Task Management and Kanban
Kanban is a method for managing work to be done without overloading the people doing said work. The method is applicable to writers, especially when undertaking complex projects. It allows the author to have a nice overview of what needs to be done while still having it easily organized into do-able tasks.
Kanban starts with creating a few basic categories for your work. I divide my process into Triage, Do Today, In Progress (right now), and Done. You can divide your process into categories that resonate with you and match your personal way of doing things.
At first, I take each of my tasks and put them in the Triage category. These should be finite, do-able tasks. If I’m drafting, this could be researching a particular detail or writing a specific scene. If I’m revising, this could be addressing a specific revision note like clarifying my order events and timeline or adding more detail to my hero’s backstory.
At the beginning of my day’s work session, I pick one or two tasks–no more than three–and put them in the Do Today category. Then when I’m ready to start working, I pick one task and put it in the In Progress category. Then I get to work.
This allows me to focus on the task at hand. And maybe I’ll finish it, so it then goes in the Done! category. Or maybe I’ll have worked on it as far as it can go before I finish other tasks, so I’ll leave it in In Progress and take the next task from Do Today.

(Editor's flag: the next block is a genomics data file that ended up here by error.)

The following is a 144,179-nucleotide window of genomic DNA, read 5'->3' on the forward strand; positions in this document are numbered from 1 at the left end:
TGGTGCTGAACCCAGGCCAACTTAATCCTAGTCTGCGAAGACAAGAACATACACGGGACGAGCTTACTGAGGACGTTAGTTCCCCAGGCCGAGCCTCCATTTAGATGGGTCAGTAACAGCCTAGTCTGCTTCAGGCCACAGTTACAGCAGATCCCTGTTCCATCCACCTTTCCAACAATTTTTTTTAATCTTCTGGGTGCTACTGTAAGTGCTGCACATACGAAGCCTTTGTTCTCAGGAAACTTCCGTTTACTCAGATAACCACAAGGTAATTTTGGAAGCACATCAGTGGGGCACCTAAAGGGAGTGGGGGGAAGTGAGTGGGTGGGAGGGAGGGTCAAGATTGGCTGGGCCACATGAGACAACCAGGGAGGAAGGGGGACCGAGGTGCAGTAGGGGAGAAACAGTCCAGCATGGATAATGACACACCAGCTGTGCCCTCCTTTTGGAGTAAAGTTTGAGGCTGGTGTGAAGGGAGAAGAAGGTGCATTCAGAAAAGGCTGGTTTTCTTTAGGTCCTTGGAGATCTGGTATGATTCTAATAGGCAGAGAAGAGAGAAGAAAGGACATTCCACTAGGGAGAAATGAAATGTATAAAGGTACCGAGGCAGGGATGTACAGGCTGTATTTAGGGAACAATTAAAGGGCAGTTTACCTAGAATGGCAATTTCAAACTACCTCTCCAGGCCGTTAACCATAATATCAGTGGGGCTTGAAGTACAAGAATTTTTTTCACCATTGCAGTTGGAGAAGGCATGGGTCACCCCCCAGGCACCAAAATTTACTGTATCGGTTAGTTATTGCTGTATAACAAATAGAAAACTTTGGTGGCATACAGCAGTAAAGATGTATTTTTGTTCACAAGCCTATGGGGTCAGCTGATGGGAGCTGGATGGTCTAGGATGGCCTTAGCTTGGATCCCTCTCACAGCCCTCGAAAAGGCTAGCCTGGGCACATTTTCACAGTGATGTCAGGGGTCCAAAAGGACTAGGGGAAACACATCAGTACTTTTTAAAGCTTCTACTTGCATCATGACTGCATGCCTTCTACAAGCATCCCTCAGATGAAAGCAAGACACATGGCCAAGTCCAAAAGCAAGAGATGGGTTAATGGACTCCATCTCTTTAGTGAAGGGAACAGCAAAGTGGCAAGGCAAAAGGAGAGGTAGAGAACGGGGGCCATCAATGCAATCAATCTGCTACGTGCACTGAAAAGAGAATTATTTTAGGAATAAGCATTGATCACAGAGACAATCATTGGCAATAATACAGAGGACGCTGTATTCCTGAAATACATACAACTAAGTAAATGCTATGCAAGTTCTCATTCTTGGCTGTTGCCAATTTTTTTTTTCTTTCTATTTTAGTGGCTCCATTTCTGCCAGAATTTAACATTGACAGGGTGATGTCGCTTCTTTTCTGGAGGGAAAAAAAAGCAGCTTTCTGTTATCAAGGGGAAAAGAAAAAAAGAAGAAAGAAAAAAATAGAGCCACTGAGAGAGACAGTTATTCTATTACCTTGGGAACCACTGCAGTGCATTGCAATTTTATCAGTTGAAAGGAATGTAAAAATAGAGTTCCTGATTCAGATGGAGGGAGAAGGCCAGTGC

The goal here is to not be overwhelmed by all the things floating in the Triage category. I’ve identified them. I know they’re there. I can even add more. But on a given day, I’m only focusing on the few tasks I’ve placed in Do Today. Because I’m focusing on them, I can get them done.
Kanban method can be done on paper. I have big Post-It notes on my workspace wall, actually. Or there are online web apps to let you organize. I use Trello, for example.
Using the kanban method to manage my “things to do” is effective to keep myself productive and protect myself from getting overwhelmed. It makes me feel better to have all my random, free-floating to do’s in the Triage category. It let’s me focus on the specific tasks I’ve pulled into my Do Today. It feels really good to drop a task into my Done! category.
Does this method interest you? I’d love to see examples of this method applied to other authors’ work.
I’ve heard of this method of time management before, but this is the first time I’ve seen it explained so succinctly – thank you. I like that it’s visual – I imagine that when the “to-do” space is empty at the end of the day, confetti gets thrown, hehe.
I use a planner (a form of Bullet Journal) and list my daily tasks in order of priority – high, medium, low. The “high” gets worked on first. Anything that doesn’t get done gets moved to the next day. I had “mend the curtains” in my planner as a “low” category for five days before I could get to it, but it was always there in my planner, reminding me. It remained a “low” for the entire time because the earth wouldn’t stop spinning if I didn’t get it done, unlike sending back edits, or paying bills, or getting my workout done.